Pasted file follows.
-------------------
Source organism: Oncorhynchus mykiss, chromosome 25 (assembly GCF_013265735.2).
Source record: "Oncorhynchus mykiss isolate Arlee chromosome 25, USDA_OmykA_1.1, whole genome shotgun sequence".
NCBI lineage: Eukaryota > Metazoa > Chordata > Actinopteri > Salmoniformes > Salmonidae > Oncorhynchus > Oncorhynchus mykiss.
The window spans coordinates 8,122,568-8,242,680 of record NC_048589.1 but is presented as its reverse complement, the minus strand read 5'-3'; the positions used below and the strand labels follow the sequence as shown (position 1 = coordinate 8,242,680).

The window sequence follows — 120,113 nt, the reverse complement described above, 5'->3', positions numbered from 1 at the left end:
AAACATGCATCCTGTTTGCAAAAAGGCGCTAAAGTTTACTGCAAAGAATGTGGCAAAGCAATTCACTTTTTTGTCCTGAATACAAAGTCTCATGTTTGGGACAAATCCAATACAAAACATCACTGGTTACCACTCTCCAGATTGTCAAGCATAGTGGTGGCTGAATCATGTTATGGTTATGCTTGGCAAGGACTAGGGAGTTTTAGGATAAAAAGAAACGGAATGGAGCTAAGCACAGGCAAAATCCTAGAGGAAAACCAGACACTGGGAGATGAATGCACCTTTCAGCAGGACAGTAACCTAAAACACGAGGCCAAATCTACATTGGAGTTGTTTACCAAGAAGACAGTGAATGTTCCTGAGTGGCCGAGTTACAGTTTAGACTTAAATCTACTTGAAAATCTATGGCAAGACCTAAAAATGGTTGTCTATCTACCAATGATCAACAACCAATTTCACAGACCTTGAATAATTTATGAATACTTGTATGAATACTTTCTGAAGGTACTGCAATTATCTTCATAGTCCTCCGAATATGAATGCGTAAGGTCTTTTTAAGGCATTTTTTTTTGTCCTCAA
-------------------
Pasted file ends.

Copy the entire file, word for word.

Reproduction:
Source organism: Oncorhynchus mykiss, chromosome 25 (assembly GCF_013265735.2).
Source record: "Oncorhynchus mykiss isolate Arlee chromosome 25, USDA_OmykA_1.1, whole genome shotgun sequence".
NCBI lineage: Eukaryota > Metazoa > Chordata > Actinopteri > Salmoniformes > Salmonidae > Oncorhynchus > Oncorhynchus mykiss.
The window spans coordinates 8,122,568-8,242,680 of record NC_048589.1 but is presented as its reverse complement, the minus strand read 5'-3'; the positions used below and the strand labels follow the sequence as shown (position 1 = coordinate 8,242,680).

The window sequence follows — 120,113 nt, the reverse complement described above, 5'->3', positions numbered from 1 at the left end:
AAACATGCATCCTGTTTGCAAAAAGGCGCTAAAGTTTACTGCAAAGAATGTGGCAAAGCAATTCACTTTTTTGTCCTGAATACAAAGTCTCATGTTTGGGACAAATCCAATACAAAACATCACTGGTTACCACTCTCCAGATTGTCAAGCATAGTGGTGGCTGAATCATGTTATGGTTATGCTTGGCAAGGACTAGGGAGTTTTAGGATAAAAAGAAACGGAATGGAGCTAAGCACAGGCAAAATCCTAGAGGAAAACCAGACACTGGGAGATGAATGCACCTTTCAGCAGGACAGTAACCTAAAACACGAGGCCAAATCTACATTGGAGTTGTTTACCAAGAAGACAGTGAATGTTCCTGAGTGGCCGAGTTACAGTTTAGACTTAAATCTACTTGAAAATCTATGGCAAGACCTAAAAATGGTTGTCTATCTACCAATGATCAACAACCAATTTCACAGACCTTGAATAATTTATGAATACTTGTATGAATACTTTCTGAAGGTACTGCAATTATCTTCATAGTCCTCCGAATATGAATGCGTAAGGTCTTTTTAAGGCATTTTTTTTTGTCCTCAA